Suppose an entrepreneur is on the lookout to buy an existing business. In that case, a broker can assist with the search and find a business that fits their parameters, including location, industry and size. They may even have access to companies which are not yet on the market so that the interested buyer can get in before a bidding war starts. Brokers typically charge a commission of between 5% and 10% of the purchase price. However, a broker's assistance (especially to first-time business buyers) is often worth the cost. It is viable to save a bit of money by hiring a broker near the end of the final negotiation phase, but you will miss out on the support they can offer during the entire process.

When including a business broker during the whole process, they can offer assistance in the following ways:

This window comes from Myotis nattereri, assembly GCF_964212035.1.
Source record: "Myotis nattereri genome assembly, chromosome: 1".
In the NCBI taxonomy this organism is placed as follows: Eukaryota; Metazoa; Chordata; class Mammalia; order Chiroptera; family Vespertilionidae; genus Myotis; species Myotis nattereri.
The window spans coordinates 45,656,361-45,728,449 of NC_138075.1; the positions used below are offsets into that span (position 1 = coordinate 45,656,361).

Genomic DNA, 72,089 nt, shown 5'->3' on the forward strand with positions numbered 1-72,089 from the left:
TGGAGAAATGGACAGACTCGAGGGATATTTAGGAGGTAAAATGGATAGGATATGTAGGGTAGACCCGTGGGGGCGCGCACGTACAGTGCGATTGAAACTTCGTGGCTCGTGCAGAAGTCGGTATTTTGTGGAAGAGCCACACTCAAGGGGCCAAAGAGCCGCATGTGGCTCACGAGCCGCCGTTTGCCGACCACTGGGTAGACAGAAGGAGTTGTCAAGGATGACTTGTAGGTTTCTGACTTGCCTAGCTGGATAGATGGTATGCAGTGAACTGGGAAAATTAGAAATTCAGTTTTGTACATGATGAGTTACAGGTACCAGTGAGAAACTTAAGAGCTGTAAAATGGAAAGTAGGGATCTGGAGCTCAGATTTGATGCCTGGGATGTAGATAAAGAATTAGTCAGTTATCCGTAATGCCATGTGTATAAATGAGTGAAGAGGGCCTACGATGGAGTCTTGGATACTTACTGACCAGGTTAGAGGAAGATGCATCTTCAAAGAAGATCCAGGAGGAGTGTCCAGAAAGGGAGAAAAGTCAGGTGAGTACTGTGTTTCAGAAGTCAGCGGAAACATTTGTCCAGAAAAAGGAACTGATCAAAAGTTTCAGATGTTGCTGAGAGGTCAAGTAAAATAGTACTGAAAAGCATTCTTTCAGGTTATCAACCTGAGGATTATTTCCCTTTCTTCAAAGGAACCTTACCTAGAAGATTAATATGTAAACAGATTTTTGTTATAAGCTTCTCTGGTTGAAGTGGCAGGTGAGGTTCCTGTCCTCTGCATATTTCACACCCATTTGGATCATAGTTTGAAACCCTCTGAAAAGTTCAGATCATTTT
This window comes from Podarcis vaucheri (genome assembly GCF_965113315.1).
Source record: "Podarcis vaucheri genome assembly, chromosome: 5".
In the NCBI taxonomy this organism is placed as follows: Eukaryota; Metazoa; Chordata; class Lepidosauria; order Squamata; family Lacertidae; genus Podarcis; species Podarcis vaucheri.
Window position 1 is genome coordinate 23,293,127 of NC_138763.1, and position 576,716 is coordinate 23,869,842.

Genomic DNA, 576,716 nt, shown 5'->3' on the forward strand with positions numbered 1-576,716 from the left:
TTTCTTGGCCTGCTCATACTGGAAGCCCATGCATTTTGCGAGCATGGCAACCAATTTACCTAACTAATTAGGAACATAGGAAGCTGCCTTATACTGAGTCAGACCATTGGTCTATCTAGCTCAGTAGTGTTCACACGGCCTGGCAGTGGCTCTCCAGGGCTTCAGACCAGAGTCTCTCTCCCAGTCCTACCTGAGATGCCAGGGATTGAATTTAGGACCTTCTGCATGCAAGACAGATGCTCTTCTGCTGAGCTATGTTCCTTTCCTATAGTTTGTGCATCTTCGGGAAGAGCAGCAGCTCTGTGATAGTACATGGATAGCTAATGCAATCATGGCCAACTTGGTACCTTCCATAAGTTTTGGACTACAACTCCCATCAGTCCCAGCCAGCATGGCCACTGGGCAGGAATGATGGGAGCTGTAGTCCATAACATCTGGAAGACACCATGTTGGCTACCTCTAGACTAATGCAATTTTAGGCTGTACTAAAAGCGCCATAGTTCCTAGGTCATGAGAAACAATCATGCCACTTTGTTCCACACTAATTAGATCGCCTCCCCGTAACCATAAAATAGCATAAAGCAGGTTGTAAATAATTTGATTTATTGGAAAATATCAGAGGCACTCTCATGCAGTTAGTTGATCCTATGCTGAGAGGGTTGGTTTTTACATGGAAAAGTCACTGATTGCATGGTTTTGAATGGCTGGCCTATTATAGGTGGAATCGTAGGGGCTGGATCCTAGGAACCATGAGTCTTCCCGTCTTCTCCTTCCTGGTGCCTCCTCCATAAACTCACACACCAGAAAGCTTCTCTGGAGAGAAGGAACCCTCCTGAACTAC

• Prescreening businesses – An experienced broker will likely turn down many of the companies they are asked to sell. The reasons vary, but it tends to be due to the seller being unwilling to provide the full financial disclosure or because they believe the business is overpriced. Going through a good broker will mean you will avoid these bad risks.
  • Helping you identify your interests – If you are looking to buy a business, a broker will start off by learning about your skills and interests to help them select some business options that are right for you. You may even discover an industry you never considered a good fit for your investment.
  • Assisting with admin – Business brokers are up to date on the latest laws and regulations affecting everything from financing and escrow to licences and permits. They have the knowledge and contacts to cut through the red tape and speed up the selling and purchasing process.
  • Negotiating – During the negotiating process, brokers really show their value. They help both buyer and seller stay focused on the ultimate goal of closing the deal and smooth over issues that may arise.